3 sales pillars

For quick clarity, it’s important that I mention that this illustration is absolutely NOT suggesting that things like process, data, and strategy are not factors of sales enablement or management. The illustration represents the role in which each fundamental is the starting point, if you will. All sales folks, should absolutely have the ability to use data analytics or create repeatable processes, as examples.

So Then What Is It

op·ti·mize
ˈäptəˌmīz/
verb
1. make the best or most effective use of a situation, opportunity,  or  resource.

How can you maximize and scale anything before you have optimized it?

Breaking It Down

data pillar.png
strategy

3ps two

optimize.pngAs I mentioned earlier, this is a multi-segment series, on applying transformational leadership in the sales world.

Step 1: Setting up a structure that creates world-class sales organizations and cultivates transformational leadership.

This starting point is really pretty simple. Even the MOST successful sales manager in the world cannot, and should not be expected to, incorporate a focus of sales operations with their regular day job from the side of their desk, nor should any organization want them to try! “But we can’t allocate the budget it would take to do this”… you might be saying. That’s the thing though: this is an investment, and just like any investment you need to understand your return.

Stay tuned… more to come in the next post.

#chickboss

Greener Grass… So They Say

“The grass isn’t always green[er] on the other side [of the fence]…”

“The grass isn’t always greener on the other side, it’s greener where you water it…”

“The grass is greener where you water it…”

We’ve all heard these green grass quotes. Commonly used as popular analogies to say, ‘it’ could always be worse; whatever your ‘it’ may be and the ‘other side’ being a metaphor for what may be beyond your reach, or possibilities that you may not have on your side. The grass is a symbol that can represent anything and everything pertaining to your life or a particular circumstance. The color representing what everyone wants as it relates to their own version of ‘it’ on their side: green, plush, barefoot grass. The problem I have with this is the ambiguity that there is another side, and the grass can still be greener. Even though the iterations of this quote became more meaningful by adding the water metaphor, implying that you have to nourish and work at something – it still distracts from the message. Greener? Greener than what? Another side? What if I want to water the other side after I know what’s over there? What if the other grass requires less water?? NO, NO, AND NO…all figuratively speaking of course to keep the consistency, but you get the point.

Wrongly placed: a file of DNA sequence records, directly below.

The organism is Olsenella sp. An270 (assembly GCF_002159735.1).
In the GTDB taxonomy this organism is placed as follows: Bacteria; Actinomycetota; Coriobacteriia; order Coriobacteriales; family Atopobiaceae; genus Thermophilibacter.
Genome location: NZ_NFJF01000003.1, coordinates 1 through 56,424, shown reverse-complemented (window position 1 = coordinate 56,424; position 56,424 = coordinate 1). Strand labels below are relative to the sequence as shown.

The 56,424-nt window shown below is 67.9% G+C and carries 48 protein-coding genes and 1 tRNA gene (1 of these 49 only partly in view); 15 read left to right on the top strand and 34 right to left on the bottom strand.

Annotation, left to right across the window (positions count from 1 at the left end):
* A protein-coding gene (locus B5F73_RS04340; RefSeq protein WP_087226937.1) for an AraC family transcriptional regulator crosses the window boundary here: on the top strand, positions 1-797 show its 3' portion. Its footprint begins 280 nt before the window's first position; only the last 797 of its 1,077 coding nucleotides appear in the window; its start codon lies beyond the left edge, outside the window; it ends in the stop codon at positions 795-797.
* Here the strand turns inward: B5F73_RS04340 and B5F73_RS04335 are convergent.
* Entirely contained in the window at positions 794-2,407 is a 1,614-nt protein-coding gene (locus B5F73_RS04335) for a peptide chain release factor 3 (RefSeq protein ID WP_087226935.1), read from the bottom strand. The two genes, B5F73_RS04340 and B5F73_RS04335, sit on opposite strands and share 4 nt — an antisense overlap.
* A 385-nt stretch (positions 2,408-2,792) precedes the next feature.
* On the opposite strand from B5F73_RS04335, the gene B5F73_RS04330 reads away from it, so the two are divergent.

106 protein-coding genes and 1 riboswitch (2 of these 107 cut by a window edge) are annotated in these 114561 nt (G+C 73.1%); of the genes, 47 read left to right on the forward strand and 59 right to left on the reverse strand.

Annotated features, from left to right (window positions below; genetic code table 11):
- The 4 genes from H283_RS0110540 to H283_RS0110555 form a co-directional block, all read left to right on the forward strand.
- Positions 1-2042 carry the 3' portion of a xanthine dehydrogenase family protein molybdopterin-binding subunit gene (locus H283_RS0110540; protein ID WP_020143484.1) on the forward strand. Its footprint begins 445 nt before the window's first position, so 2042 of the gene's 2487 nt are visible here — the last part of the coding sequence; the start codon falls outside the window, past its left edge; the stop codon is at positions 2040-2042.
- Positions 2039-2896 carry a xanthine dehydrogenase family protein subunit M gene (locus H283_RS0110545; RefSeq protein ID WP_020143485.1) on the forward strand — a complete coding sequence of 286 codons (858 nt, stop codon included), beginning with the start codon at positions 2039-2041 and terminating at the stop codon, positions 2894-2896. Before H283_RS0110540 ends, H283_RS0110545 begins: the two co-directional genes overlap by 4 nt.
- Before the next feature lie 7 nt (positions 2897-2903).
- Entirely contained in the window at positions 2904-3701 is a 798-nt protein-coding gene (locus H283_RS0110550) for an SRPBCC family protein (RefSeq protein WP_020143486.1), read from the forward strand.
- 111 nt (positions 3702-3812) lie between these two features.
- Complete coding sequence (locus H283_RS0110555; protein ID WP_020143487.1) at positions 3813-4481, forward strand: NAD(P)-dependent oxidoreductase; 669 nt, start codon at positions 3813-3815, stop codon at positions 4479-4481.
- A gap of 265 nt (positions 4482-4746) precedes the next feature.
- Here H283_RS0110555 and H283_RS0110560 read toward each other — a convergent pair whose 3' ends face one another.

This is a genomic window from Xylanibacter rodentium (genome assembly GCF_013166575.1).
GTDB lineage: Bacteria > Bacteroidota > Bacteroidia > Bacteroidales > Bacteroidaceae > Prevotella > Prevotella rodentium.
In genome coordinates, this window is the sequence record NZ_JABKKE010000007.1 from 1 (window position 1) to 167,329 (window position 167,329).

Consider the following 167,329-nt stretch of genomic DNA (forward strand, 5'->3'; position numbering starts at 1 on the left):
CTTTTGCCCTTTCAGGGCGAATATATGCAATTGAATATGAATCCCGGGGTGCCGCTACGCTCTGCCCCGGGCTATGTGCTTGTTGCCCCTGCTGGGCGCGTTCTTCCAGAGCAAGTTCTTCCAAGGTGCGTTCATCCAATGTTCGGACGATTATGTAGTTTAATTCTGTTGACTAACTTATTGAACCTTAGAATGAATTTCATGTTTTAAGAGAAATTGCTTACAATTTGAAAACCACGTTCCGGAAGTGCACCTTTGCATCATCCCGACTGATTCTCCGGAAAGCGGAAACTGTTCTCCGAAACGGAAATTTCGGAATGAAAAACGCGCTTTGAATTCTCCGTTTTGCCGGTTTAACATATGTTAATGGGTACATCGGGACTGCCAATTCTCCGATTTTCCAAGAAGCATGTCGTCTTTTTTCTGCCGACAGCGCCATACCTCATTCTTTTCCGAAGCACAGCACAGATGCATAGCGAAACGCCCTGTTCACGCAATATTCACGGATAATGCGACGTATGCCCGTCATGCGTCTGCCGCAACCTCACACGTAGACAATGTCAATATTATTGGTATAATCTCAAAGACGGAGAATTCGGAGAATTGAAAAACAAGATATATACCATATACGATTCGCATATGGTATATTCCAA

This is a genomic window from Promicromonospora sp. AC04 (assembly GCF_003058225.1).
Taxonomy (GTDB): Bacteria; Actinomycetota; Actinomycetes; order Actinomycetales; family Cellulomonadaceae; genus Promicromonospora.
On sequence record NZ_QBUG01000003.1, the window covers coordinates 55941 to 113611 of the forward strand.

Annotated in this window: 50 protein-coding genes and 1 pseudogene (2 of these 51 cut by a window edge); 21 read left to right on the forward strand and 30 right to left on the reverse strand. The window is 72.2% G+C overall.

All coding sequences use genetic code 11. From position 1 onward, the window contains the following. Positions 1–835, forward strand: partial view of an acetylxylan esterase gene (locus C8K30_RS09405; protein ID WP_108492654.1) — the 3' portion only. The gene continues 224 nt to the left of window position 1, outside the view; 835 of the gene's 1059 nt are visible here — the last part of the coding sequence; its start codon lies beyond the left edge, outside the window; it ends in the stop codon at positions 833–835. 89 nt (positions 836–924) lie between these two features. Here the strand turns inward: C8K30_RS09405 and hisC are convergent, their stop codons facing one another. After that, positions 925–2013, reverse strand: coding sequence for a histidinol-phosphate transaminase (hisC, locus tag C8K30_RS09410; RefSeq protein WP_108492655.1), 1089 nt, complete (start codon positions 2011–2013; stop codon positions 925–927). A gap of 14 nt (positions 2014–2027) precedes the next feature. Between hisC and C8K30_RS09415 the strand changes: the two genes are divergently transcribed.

From my perspective, to get to the core meaning of this message – you need to remove ANY IDEA that the ‘other side’ exists so that you can focus. Greener is still a comparison.

One time I participated in a group exercise. We were asked to go read through a very large selection of inspiring leadership sticker quotes that were scattered on a number of tables, and pick the one that as a leader we related to the most and stick it on our learning binder. Within a couple of minutes of searching, there was the quote by author Neil Barringham: “The grass is greener where you water it.” I picked it up immediately and knew I didn’t need to look any further. Before placing the sticker on my binder, I crossed out the word greener, and Neil’s name and amended it. Rule breaker… I know! 😉 If you know me well, you know that in addition to hearing “own it” – there is another phrase I also say often:

green grass

It’s simple. If you want green grass, then water it, and that’s the only green that matters. Stop comparing it to an illusive side, closed box or different versions of ‘what if’s’. These are just distractions. This doesn’t mean that you forget about all the possibilities, it means that you realize the possibilities are where you want them to be.

Do you have a favorite ‘green grass’ or inspiring quote? Maybe it’s one of the above I mentioned or a different one? What does it mean to you?

#chickboss

A Key To Over Performance – If Done Right

Motivation – Results because they want to achieve them

Motivation can be tricky and daunting. I often see organizations very focused on extrinsic motivation, and allowing intrinsic motivation takes a backseat. Before we dive in to what I mean, here is a quick illustration to differentiate the two types of motivation:

motivation types

Intrinsic motivation is critical to being a transformational leader, and the differentiator in motivating employees to overachievement. The art of motivation can be figured out, as long as you understand one thing: there is not and will never be a single formula to motivate employees on a mass scale. Motivation is like a tailor-made suit, designed with only the individual in mind, but first you have to know their measurements to get the perfect fit. To think otherwise is simply a missed opportunity to take your staff from good to great and achieving to over achieving. Dwight D. Eisenhower said it best:

quote-Dwight-D.-Eisenhower-leadership-is-the-art-of-getting-someone-490Sales is a great example of where intrinsic motivation can often be forgotten. “Sales people are motivated by money! Show them the money, and they’ll do it.” Sure, money does in fact incentivize sales folks – but it’s not an rule of thumb. Let me just debunk that myth with a quick story.